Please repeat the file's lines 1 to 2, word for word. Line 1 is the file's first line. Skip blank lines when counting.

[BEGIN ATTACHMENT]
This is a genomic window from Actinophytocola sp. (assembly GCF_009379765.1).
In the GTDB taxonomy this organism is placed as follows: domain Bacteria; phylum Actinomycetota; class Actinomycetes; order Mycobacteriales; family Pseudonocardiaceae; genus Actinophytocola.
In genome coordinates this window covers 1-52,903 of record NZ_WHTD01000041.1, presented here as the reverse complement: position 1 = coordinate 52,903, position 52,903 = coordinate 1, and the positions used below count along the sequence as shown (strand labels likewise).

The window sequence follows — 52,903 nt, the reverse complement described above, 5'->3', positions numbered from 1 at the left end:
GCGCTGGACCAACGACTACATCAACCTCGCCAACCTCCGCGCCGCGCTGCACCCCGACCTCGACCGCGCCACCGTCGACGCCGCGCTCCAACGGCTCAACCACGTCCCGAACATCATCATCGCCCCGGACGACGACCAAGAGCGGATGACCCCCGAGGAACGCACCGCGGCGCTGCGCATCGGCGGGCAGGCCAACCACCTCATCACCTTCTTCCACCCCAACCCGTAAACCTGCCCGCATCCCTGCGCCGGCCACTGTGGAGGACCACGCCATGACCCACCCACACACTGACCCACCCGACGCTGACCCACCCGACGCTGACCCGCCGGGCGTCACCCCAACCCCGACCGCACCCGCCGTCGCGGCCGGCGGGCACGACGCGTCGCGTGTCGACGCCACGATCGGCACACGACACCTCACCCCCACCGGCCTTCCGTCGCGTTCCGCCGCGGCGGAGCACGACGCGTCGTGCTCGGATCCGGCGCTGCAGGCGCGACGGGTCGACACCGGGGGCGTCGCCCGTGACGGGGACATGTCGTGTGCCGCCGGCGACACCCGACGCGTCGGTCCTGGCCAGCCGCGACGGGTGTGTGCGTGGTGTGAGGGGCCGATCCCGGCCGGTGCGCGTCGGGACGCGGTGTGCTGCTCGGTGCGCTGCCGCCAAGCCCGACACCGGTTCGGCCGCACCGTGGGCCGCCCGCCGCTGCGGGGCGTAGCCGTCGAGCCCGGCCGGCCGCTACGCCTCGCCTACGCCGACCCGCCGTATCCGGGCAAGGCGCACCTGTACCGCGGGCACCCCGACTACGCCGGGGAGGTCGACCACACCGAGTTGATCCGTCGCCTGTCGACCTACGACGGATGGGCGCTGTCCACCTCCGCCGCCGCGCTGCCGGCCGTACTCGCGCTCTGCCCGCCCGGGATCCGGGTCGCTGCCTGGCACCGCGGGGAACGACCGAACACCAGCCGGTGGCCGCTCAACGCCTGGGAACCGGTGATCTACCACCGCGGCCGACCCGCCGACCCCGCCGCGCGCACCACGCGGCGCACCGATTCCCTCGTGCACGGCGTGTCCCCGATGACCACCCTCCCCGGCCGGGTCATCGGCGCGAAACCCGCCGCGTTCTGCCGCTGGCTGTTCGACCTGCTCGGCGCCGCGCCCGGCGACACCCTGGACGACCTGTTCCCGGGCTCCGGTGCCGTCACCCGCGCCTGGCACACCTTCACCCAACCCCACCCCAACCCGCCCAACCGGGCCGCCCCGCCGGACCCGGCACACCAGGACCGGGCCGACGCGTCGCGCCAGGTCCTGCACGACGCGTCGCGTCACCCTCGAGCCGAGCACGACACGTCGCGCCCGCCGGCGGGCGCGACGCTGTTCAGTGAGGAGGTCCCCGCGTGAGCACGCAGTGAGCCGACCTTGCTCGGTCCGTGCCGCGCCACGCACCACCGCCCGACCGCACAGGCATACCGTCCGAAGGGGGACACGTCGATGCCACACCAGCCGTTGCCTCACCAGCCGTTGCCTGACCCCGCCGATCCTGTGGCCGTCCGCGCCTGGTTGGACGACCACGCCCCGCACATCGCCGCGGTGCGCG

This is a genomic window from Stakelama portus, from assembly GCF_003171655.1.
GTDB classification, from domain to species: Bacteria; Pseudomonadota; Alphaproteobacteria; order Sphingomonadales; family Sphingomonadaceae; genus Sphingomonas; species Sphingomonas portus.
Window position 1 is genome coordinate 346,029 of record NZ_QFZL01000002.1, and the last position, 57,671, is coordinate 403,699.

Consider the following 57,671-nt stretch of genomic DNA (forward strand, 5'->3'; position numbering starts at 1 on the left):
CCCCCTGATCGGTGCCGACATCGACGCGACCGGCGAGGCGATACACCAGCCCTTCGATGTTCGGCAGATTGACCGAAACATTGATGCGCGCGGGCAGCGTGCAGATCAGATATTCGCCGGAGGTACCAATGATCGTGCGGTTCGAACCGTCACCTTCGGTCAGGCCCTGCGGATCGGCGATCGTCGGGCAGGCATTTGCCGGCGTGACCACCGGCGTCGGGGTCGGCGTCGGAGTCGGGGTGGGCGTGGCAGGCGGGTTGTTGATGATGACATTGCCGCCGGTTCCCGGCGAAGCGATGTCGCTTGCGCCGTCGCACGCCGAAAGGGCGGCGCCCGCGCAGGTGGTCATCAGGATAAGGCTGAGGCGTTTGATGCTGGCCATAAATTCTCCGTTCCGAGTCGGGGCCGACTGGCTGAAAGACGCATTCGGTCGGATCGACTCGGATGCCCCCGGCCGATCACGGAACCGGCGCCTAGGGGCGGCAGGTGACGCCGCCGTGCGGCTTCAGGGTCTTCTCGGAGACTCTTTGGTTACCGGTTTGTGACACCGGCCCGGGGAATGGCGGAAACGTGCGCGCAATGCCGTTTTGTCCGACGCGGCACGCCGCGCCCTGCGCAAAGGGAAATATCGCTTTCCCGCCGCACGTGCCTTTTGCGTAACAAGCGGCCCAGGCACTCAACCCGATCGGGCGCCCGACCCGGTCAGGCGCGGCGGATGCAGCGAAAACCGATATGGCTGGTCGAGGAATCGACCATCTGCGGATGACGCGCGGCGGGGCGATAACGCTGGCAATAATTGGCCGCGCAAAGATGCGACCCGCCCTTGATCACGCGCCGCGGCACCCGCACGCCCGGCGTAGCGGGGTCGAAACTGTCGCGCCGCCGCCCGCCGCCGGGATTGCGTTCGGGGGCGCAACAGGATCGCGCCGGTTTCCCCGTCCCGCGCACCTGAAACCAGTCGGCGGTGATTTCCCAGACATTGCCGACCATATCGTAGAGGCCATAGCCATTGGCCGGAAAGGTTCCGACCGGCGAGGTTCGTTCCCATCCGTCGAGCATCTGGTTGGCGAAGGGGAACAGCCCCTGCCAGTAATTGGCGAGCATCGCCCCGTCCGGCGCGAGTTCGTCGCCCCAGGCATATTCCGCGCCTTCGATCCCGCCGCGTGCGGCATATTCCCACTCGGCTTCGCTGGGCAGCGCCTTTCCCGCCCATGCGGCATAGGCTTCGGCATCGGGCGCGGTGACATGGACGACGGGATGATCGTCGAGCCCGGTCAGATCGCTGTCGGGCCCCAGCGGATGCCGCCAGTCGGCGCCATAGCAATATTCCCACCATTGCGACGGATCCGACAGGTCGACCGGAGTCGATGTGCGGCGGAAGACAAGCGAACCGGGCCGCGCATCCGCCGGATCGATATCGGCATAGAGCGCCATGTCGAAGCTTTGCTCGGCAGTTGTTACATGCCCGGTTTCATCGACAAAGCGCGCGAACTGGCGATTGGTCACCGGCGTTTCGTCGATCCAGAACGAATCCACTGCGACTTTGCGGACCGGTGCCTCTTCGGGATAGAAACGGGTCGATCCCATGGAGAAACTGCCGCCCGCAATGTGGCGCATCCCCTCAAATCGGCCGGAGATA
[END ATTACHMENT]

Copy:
This is a genomic window from Actinophytocola sp. (assembly GCF_009379765.1).
In the GTDB taxonomy this organism is placed as follows: domain Bacteria; phylum Actinomycetota; class Actinomycetes; order Mycobacteriales; family Pseudonocardiaceae; genus Actinophytocola.